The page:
9. Ah, NYC Garment District shopping; one of my favorite things to do. For those whose shopping trip to NYC is a rare occurance, my advice is as follows. Yes, bring a rolling cart; fabric is heavy, even if your husband is gallantly carrying it for you. Have a plan. Map out the stores you want to visit and proceed in an orderly fashion. Prioritize the list; it is going to take longer than you think. It helps to have some specific items or types of items in mind. Without a plan, the Garment District is overwhelming. You will probably get “shiny thing” syndrome, so allow time for that. It was at several stores not on my list that I bought the most stuff or the most interesting stuff. For example, I discovered a store that sells nothing but linen. As linen is my favorite fabric, I bought a ton, especially since there was a sale rack at $5 a yard. For all the hype about Mood, I have never bought anything there. I found it to be crowded, jumbled and on my last visit, I was treated so rudely by a staff member that I will never go back. B & J Fabrics, on the other hand has been a wonderful shopping experience. There are few bargains at B & J, but every fabric is high quality, well-marked and organized. There is a nice place for beasts of burden (i.e., my husband) to rest and wait for me in comfort. I have purchased fabric from B & J on every trip. On my last trip, I purchased fabric in every price point from $1 per yard to $40 per yard. Linens, denims, leather, spandex, knits, silk velvet, Liberty cotton lawn, notions, silk charmeuse, silk organza, ribbon, trims, zippers…..yes, it was a fun and tiring day. Some of my personal favorites are B & J, Metro, Gray Lines Linen ( a paradise), M & J Trimmings, SIL, Botani (silk, zippers, ribbing), Mokuba (Japanese ribbon), several discount fabric places – take your pick, Leather Suede Skins, Inc.(leather of all shapes , sizes and finishes), Toho Shoji (beads).
    This website can help you in planning: http://garmentdistrict.nyc/fashion/fashion-directory/
    Eating? Who has time?

  10. MrsMcD918 says:

    Thank you! I am going on a fabric buying day trip in October with my sewing studio and this is a great guide!

  11. Lyndle says:

    Shout out for Elliott Berman. https://www.elliottbermantextiles.com/. They’re upstairs and have a kind of wholesale-y vibe (most things aren’t priced) but will show you round, are super helpful and they have a great range. This is where I learnt the difference between French and Italian viscose-lycra.
    That tip about places not having a street front is really important.
    Since going to NYC was a once-off for me, given it is 10000 miles (14,000 km) from where I live, and I had less than a day for fabric shopping, I bought one of Mimi’s maps from http://shopthegarmentdistrict.blogspot.co.nz/ and it was well worth the money. I might have found all these places by myself, but probably not. She provides up to date addresses and opening hours for a curated list of stores and will direct you to those selling anything in particular that you are after.

    1. Mimi says:

      Thank you, Lyndle! Glad you loved your map!

  12. Debra says:

    Do you have to have a wholesale license for purchases?

    1. Not for any of the places listed here, no.

  13. Signe says:

    You were absolutely right about Metro Fabrics and Kashi being a hidden treasure! Thank you for the very helpful advice!

  14. Sew New York says:

    This post is very perfect and useful information post. Thanks for sharing this post.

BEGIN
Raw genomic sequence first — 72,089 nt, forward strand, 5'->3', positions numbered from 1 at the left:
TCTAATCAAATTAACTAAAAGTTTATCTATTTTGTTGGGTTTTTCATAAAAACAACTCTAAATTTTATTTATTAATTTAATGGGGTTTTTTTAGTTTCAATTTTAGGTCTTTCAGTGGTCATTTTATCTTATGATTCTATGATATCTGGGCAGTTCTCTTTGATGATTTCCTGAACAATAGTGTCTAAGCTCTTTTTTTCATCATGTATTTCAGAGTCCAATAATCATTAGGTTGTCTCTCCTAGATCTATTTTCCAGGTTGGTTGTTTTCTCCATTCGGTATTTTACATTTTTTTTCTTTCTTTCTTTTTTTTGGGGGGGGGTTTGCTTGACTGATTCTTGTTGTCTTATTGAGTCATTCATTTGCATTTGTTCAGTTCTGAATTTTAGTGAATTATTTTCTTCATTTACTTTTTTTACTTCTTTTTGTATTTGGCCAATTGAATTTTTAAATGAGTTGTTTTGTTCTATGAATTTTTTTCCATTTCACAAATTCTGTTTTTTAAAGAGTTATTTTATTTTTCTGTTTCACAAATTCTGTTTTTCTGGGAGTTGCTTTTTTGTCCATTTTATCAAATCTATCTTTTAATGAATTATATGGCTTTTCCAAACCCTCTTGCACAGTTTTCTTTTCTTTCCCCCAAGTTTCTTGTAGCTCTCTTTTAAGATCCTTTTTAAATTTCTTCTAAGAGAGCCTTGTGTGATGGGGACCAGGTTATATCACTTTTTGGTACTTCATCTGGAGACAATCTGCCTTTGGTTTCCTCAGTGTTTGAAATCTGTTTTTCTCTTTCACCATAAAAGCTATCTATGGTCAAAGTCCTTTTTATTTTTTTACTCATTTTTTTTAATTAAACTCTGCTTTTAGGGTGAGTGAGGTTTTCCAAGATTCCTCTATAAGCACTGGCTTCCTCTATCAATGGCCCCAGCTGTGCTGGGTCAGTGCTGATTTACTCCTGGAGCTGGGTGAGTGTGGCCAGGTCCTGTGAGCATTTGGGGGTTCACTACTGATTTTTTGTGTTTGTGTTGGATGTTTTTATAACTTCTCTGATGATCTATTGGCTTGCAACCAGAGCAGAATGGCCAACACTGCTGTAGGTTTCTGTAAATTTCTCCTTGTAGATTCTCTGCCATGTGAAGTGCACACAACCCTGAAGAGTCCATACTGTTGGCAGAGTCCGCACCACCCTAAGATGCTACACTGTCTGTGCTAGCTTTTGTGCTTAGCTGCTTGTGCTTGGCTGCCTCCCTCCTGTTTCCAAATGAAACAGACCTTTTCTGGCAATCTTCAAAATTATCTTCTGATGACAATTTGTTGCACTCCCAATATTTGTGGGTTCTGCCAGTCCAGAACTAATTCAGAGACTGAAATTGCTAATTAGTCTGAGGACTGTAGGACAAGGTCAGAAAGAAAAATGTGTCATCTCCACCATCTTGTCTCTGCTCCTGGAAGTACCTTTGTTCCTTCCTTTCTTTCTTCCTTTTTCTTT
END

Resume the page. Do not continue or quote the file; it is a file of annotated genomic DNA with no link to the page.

15. Mimi says:

    And now, the district is changing every few minutes, it seems! Businesses popping up and disappearing like crazy! Still fun, but a roadmap is more necessary than ever!

  16. Lisa Perfetti says:

    Thank you for the information! Are there any wholesale vendors that have sample sales of hats and are open to the public without the public having to have a tax id number?

  17. Tracy says:

    Thanks for the great advice! I’m just back from a trip to the Garment District, and your advice was absolutely spot on. I visited two places—Mood Fabrics and Metro Textiles—and came home with enough fabric to keep me sewing for ages! I was a little disappointed in the limited selection of knits at Mood, though. Despite the vast size of the store, they only had one tiny corner of the shop full of knits, and most of that was simple stripes. I’m sure their stock changes frequently, though, so I’d definitely go back again to see what’s new.

    But my first stop next time will be Metro Textiles. When I first arrived there, I thought the place was so small that I’d be unlikely to find much, but I came out with more gorgeous knit fabrics than I’d found at Mood, and I could have bought even more if I had room. (Unfortunately, I didn’t take the advice to bring a rolling suitcase!) Kashi was incredibly helpful—it took him no time at all to figure out my taste from watching me look at fabrics, and he knew exactly where to go to find more fabrics that I just couldn’t live without. And his prices are fantastic—some of my favorites were less than $10 a yard.

    One suggestion I’d offer would be to take a break and visit the Museum at FIT. They have a wonderful collection of clothing dating back centuries, but the exhibit space is a manageable size, so you won’t feel overwhelmed. I found it inspirational!

  18. Peggy says:

    I have been to NYC a couple of times but only made it to the garment district once. I did go in knowing what I wanted, but was so overwhelmed by all of the stores and options I ended up with nothing. I think I walked around with my mouth hanging open the whole time!! LOL I walked into a store that was nothing but buttons, from floor to ceiling. I would love to go back and I am going to print out this whole page so I have definite places to go to!!

  19. mimi jackson says:

    You are likely remembering La Button Boutique, which is no longer in the district. But Daytona, Pacific, M&J and Botani will still fulfill your button dreams!

    1. slickandpeggysbcglobalnet says:

      Thanks so much for the info!

  20. Ast york says:

    I absolutely love the idea of incorporating a fabric-buying adventure into your vacation plans! The NYC Garment District is indeed a wonderland for anyone passionate about textiles and sewing. Your guide is a fantastic starting point for first-time visitors like me, offering valuable insights into the highlights of this bustling fabric haven. Your caveat is appreciated – it’s always great to have a local’s perspective, but as a fellow traveler, I find your recommendations very helpful. Thanks for sharing your tips, and I’ll be sure to keep an eye out for those quirky souvenirs on my next visit!

Let me know what you think!